Sunday, July 20, 2014

Granny's quilts

When we were visiting my aunt recently, I spent some time writing down recollections of her childhood and the family because she's the only one of the older generation left on my side and when she's gone, there will be no one left to ask.

I mentioned to her that when I was a little girl, we had a patchwork bedcover that always fascinated me. It was made up of large oblong patches of - in some cases - quite rough tweedy material, cross-stitched over the seams. It wasn't exactly pretty - I remember some of the patches were an orangey brown and some green - but it was interesting. I had mentioned this to my mum a few years ago and she said that an uncle on my dad's side was a traveller for a suiting company and that my (paternal) grandmother used to be given obsolete sample books, out of which she made that cover. Of recent years I've thought of the cover but it's long gone, to my regret.

My aunt said that this uncle had been Uncle Tom, her father's brother. "I've got a couple of those covers," she said. "Would you like them?"


These are made of (I would say) ladies' suiting samples. They're much softer and finer material than ours was, and the patterns of the material are less varied, mainly grey but in one quilt with a certain amount of pink.

They're interesting to me on various counts. For one thing, they were made for a practical purpose - true to (I imagine) the origins of patchwork. She wasn't someone like me trying to create something pretty; she was the wife of a foreman mechanic making cheap, warm bedding for her children. For another, they were made by my granny, the one I didn't really know. Until I was 5, she lived in Edinburgh with my aunt, quite near us, but then my aunt moved down south and Granny went with her. I don't remember her before the move and it's only in recent years that it's seemed odd to me that she would move away from her only grandchildren. I suppose she loved her daughter and didn't want to be separated from her - a feeling I understand. In those days, Cheltenham, where they moved, was a long and difficult drive away - there were no motorways and I was a carsick child. We visited twice and she came up occasionally; but she developed dementia when I was in my early teens and I can't really claim to have known her at all.

Her corners aren't all perfect. It must be genetic. Or maybe she was just busy; and was happy enough to make covers for her children's beds without worrying too much about the aesthetics (though the rather dull materials have been set out with at least a bit of thought, I'd say).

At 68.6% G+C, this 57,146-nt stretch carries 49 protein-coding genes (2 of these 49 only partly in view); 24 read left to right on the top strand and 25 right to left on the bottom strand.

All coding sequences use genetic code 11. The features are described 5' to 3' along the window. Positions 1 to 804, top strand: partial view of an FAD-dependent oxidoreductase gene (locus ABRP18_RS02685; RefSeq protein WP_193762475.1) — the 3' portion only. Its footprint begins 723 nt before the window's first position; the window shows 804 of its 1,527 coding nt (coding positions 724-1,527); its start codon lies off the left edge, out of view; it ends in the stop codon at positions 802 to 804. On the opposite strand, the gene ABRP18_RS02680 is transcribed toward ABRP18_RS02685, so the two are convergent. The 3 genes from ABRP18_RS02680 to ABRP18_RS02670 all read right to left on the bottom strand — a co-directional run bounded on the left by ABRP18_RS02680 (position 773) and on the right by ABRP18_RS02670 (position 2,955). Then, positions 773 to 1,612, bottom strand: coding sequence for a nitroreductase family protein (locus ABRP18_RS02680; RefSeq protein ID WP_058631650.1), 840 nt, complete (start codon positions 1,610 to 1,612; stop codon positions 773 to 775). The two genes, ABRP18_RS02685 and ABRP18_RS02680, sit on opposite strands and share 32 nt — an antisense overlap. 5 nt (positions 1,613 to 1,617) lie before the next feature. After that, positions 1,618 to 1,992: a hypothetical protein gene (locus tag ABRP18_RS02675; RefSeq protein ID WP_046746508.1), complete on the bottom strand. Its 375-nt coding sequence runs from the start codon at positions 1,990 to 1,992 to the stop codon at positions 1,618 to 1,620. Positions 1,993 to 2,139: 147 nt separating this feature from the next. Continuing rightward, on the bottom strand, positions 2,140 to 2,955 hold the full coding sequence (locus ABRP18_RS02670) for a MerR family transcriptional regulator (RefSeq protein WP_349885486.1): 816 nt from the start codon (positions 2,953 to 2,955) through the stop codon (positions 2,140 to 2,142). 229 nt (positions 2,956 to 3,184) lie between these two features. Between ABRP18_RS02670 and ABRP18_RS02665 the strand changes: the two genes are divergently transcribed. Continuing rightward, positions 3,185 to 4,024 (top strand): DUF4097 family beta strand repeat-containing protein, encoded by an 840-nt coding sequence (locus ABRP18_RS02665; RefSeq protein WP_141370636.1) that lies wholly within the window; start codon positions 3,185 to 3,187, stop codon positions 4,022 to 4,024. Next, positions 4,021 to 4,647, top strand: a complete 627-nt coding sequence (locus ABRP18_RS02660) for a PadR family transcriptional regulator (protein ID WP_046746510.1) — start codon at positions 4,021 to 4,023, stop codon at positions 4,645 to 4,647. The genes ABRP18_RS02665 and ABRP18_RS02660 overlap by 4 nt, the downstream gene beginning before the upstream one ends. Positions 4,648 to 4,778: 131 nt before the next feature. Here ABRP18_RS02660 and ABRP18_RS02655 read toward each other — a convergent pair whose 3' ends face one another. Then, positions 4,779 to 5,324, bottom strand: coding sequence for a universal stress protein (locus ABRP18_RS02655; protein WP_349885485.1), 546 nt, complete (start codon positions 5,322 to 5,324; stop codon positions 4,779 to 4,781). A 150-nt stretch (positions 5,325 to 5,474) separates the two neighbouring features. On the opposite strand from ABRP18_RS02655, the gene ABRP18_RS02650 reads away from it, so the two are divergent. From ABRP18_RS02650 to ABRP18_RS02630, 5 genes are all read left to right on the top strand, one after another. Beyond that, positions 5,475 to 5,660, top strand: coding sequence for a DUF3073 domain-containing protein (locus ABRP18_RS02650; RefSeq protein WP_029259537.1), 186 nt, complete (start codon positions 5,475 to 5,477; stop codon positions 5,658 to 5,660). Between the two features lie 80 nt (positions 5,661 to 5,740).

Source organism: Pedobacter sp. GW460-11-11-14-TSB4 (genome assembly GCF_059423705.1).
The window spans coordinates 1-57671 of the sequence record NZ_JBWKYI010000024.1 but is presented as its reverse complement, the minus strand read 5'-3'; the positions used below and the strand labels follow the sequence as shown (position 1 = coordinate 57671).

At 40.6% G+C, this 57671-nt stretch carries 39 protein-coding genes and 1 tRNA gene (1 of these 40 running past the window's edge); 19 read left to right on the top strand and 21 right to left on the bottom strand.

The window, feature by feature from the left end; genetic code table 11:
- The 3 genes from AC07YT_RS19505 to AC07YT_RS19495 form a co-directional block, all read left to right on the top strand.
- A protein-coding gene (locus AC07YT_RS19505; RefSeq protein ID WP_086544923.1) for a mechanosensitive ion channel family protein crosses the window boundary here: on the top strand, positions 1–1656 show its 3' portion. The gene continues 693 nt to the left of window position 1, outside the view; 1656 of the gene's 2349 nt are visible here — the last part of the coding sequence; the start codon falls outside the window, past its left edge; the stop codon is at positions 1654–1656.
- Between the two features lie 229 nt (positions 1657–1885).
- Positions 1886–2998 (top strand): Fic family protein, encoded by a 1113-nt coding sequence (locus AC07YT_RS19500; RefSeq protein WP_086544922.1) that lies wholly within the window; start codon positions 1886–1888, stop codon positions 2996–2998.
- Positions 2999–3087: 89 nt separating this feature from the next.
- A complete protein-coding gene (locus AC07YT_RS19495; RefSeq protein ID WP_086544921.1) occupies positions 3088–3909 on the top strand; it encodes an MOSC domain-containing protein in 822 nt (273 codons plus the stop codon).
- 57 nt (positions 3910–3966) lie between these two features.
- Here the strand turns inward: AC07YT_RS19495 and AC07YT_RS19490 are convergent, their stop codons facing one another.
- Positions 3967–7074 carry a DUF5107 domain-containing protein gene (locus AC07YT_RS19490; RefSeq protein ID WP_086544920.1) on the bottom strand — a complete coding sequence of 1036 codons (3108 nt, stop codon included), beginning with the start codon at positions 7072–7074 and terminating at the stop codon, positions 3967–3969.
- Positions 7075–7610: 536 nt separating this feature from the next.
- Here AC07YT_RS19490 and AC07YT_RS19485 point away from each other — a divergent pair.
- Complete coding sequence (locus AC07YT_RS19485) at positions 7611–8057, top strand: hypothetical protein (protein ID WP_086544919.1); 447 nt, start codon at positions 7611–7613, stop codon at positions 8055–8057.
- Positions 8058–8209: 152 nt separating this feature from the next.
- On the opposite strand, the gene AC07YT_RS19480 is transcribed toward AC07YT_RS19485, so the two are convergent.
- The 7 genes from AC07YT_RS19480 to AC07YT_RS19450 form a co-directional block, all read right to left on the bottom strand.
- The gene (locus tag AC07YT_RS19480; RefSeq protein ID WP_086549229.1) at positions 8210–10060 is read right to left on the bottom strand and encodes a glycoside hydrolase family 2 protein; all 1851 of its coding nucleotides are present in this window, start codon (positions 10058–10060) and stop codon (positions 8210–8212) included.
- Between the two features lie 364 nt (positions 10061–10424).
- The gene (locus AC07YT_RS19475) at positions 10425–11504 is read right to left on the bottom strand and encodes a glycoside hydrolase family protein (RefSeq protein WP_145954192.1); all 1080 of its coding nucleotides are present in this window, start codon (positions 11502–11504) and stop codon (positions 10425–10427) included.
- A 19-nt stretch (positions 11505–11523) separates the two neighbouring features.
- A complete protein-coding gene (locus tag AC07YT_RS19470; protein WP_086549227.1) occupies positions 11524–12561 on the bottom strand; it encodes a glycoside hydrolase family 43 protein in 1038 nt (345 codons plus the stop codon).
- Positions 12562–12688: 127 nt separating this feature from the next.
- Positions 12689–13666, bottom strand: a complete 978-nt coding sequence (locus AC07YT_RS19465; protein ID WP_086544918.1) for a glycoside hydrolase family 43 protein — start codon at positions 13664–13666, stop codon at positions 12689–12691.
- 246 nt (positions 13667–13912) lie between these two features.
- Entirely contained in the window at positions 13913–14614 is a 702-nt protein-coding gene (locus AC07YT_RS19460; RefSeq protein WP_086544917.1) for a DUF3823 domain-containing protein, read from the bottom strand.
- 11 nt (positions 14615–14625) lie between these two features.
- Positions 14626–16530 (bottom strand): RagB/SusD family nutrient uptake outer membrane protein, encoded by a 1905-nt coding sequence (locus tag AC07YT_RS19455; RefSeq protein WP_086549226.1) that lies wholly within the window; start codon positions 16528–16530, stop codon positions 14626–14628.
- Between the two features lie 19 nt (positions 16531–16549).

Sorry, kids. More stuff for you to deal with after I'm deceased.

Waving to you, Granny. Sorry we never got to chat.


  1. Those would be lovely warm quilts. How good to have something like that passed down in your family!

  2. How lovely to see those warm old quilts. Little N and Little L are sure to remember their grandparents. We take so many photos theses days there will be a good record kept.

  3. I'm pleased to hear that you wrote notes of your talk with your aunt. So many of us forget what our elders tell us over the years, and as you said, once they are gone, those memories have gone with them. And see what you've got for asking about those quilts - what would have happened to them if you hadn't asked! You really should have your blog printed, Isabelle - there is so much that your descendents will treasure in generations to come.

  4. What lovely things to unearth - they could have gone without trace if you hadn't asked. You've reminded me of my granny's version of a flannel (facecloth). Cut up squares of Welsh flannel, which I remember as being very rough when applied with a firm hand at the end of the day.

  5. Those are nice, utilitarian quilts with a great story. They are at least not full of garish, contrasting colours and materials (as I remember one I had as a child. I felt as if I was in a waking nightmare in the in the half light of dawn!)

  6. Oh Wow -- what a wonderful find Isabelle! They're so interesting and you're right -- just as patchwork was meant to be! Your Aunt was probably thrilled to find a good home for the quilts and to know that they'll be kept in the family. I laughed at your note to your children -- everytime I look at all of our stuff (and the increasing disaster in my sewing room), I feel sorry for my children LOL!

  7. Such a good idea, to record your aunt's reminiscences. Maybe I'll try with Aunty M (though all she seems to want to talk about these days is Walkers' crisps). Those quilts are wonderful and yes, reminders of those days when being crafty (my Gran used to make rag rugs) was of necessity rather than a hobby.

  8. Oh gosh, I wish I'd asked a few more questions......I intend to write a small history of why a branch of the family suddenly appeared in the US, in case future generations are interested!

    Absolutely, patchwork was a practical craft and not the rather expensive art form it is now. I have a sampler stitched by my maternal great grandmother and it has a darn in it. Did she take so long to stitch it and the moths moved in or was there a small show of temper over a mistake involving scissors, lol?

    So glad you got the quilts .

  9. As you say, not so beautiful but very practical! And better than having your dad's heavy wool coat thrown over your bed in winter for additional warmth!

    Very fetching --- both of them --- in that last picture.

  10. The quilts are lovely, and even more so since they are "family". I have always wanted to make a patchwork out of wool suiting.... maybe this will inspire me? Patchwork was always intended to be frugal and functional. Your Grandmother was very clever. We are the silly ones that go out and purchase fabric just to cut it up and sew it back together again... but it IS fun :-)